Sarah…

When you spend most of your time at an university, you meet hundreds of people. Many of those people will touch you in some way.

I met Sarah my sophomore year of college, and was instantly mesmerized. Sarah was a Resident Director, which meant she was in charge of a dorm full of girls. She was the second RD that I had the pleasure of living under, and by far one of the best RD’s I will ever encounter.

I didn’t see Sarah for months after I met her the one time my sophomore year, as I was living off campus. After the one time I talked with Sarah, I carried her with me. I knew early on she was going to be one of the most amazing people I’d have the privilege of knowing.

I work for my university, so I stay on campus all year around. August of 2016 was when I moved into the dormitory where Sarah was in charge. We didn’t officially see each other until there was a tornado warning and I had to sit in a hallway with her and everyone who had moved in early. At this time, it was about four months after my aunt died, so there were many times I’d been very emotional. I had actually been in the middle of crying when we were called to the hallway. We were in the hallway for less than an hour, but as soon as we were free, I quickly escaped to my room. Sarah, who had only met me that one time months before, knew something was wrong with me. It wasn’t long after I got back to my room that I heard a knock on my door. I answered, while trying to keep the tears from falling, to find Sarah. The first thing she asked was “Are you okay?” I habitually said I was fine. She continued with saying things like “My door is always open,” and “You promise to talk to me anytime you need to.” Again I habitually said I would get her if I needed to, but I never did.

There aren’t many people that notice when I’m hardcore struggling, but Sarah did.¬†That is one of the qualities that makes her an amazing RD and companion.

Then weeks, maybe even months passed without much interaction with her (my fault, not hers). All of those weeks, my love for her was growing, but still not enough to let her into my walls. My friend Lexie, who had spent many hours in her office, allowed more small talk to happen between Sarah and me. If Lexie and I were together (which was almost daily) and Sarah’s office door was open, we’d stop by and talk to her for a few minutes.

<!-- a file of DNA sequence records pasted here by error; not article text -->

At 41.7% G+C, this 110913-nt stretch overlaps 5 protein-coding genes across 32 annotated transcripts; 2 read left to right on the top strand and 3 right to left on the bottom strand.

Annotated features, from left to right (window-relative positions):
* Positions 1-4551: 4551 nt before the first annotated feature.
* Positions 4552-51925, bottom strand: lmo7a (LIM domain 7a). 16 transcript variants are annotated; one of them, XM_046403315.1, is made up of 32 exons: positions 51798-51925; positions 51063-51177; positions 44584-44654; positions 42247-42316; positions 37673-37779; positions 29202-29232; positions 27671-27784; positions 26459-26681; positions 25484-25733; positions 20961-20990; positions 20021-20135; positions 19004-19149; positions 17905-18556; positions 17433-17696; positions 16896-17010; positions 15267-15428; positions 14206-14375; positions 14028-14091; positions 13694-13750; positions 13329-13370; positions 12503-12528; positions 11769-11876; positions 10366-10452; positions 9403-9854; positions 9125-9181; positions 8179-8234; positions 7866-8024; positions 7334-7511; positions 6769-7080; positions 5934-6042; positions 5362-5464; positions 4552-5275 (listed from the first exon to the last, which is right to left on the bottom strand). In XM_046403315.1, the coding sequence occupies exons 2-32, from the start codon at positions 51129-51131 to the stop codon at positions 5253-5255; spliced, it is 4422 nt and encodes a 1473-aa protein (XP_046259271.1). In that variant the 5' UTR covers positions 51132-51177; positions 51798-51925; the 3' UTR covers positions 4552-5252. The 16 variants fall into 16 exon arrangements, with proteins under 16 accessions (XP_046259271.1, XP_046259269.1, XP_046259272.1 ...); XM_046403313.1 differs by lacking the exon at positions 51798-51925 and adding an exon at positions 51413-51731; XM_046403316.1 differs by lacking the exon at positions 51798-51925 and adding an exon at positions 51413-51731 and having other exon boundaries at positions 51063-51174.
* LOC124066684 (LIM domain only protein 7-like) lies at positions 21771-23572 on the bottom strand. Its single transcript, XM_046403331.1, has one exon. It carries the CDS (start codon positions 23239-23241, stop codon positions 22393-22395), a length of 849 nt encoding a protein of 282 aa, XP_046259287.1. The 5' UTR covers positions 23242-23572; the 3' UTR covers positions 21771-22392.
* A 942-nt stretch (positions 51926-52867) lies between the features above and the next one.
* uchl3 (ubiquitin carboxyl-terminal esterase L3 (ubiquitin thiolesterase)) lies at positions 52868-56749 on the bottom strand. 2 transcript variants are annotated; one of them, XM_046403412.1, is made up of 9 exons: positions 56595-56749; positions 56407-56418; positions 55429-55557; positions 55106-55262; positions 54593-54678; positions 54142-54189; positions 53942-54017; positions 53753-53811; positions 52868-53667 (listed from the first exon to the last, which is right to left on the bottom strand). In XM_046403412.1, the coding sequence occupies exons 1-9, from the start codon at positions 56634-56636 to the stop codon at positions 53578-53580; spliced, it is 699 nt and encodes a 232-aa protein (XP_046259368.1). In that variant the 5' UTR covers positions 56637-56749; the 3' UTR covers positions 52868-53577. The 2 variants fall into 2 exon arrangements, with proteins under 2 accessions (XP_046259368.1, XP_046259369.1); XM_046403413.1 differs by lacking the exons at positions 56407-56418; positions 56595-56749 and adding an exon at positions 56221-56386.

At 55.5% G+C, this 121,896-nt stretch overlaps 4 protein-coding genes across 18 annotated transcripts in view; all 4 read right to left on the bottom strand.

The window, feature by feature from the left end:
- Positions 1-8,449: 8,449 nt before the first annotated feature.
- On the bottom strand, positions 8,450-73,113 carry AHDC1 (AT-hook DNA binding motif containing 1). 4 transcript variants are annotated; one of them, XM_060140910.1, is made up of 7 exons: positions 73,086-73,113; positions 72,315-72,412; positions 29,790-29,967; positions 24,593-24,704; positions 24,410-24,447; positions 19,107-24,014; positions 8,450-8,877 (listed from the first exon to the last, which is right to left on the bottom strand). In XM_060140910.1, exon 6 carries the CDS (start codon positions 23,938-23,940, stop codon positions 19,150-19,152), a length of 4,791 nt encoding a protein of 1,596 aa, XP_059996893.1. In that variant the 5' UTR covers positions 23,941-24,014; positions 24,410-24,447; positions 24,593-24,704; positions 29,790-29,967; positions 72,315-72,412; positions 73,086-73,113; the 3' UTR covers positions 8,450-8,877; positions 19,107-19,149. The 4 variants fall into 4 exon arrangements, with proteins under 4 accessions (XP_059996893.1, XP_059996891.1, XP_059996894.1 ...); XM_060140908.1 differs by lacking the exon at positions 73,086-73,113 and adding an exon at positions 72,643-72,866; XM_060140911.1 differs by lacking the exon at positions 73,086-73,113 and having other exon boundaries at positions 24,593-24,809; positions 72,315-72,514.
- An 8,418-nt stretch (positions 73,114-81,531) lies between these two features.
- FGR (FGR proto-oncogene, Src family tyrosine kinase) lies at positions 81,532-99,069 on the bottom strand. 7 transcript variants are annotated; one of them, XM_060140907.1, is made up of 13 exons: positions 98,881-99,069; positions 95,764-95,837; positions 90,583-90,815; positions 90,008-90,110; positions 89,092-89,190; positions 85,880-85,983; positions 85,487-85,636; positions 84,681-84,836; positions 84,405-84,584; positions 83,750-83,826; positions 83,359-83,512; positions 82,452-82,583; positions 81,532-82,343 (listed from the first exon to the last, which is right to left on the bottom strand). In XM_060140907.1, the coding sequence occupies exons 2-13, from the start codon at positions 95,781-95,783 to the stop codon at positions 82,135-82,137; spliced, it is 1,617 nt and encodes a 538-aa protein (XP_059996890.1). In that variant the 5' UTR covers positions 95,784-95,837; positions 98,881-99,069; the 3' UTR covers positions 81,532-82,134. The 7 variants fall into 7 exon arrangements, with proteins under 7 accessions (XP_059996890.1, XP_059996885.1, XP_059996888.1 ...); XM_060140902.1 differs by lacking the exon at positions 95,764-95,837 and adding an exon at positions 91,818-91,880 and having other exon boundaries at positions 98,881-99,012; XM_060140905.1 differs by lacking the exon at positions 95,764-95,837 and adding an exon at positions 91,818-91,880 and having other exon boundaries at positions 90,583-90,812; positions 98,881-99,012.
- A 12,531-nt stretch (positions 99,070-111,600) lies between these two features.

By October, I was pretty comfortable with letting my crazy self out around Sarah. Again Lexie was a big cause for my craziness. Still, it was mainly small talk that I’d have with Sarah, as I was still keeping her from knowing who I really was as a person.

Sarah then got to witness me on one of the hardest days last year, my aunt’s birthday. Most of that day I was sad, but not enough to cry. I was laughing and smiling, but the next minute I was crying. Sarah happened to turn right when I was struggling to find air through the heavy crying. My roommate, Bethany, was right there and pulled me in while Sarah watched. Bethany took me back to our room, and again Sarah wasn’t far behind. My face was red, while tears were uncontrollably coming out of my piercing, green eyes. At this time Sarah may have known about my aunt’s death, but she still didn’t know what was causing my crying. She hugged me, while perfectly comforting me, even without knowing what I was going through. I knew she could tell there was much that she didn’t know, as she watched how protective Bethany was over me.

It was not until about the middle of November, where I sat with her one on one and told her all about my life. Something I should have shared at the beginning, but I have the tendency to tell some deep detail about me right before I am to leave (as I was graduating that December). Also after my aunt’s birthday, I thought it was time for her to know what I’d kept to myself most of the semester.

It is difficult to put my love for Sarah in words, but I am a better person for loving her. I am confident many people would agree.

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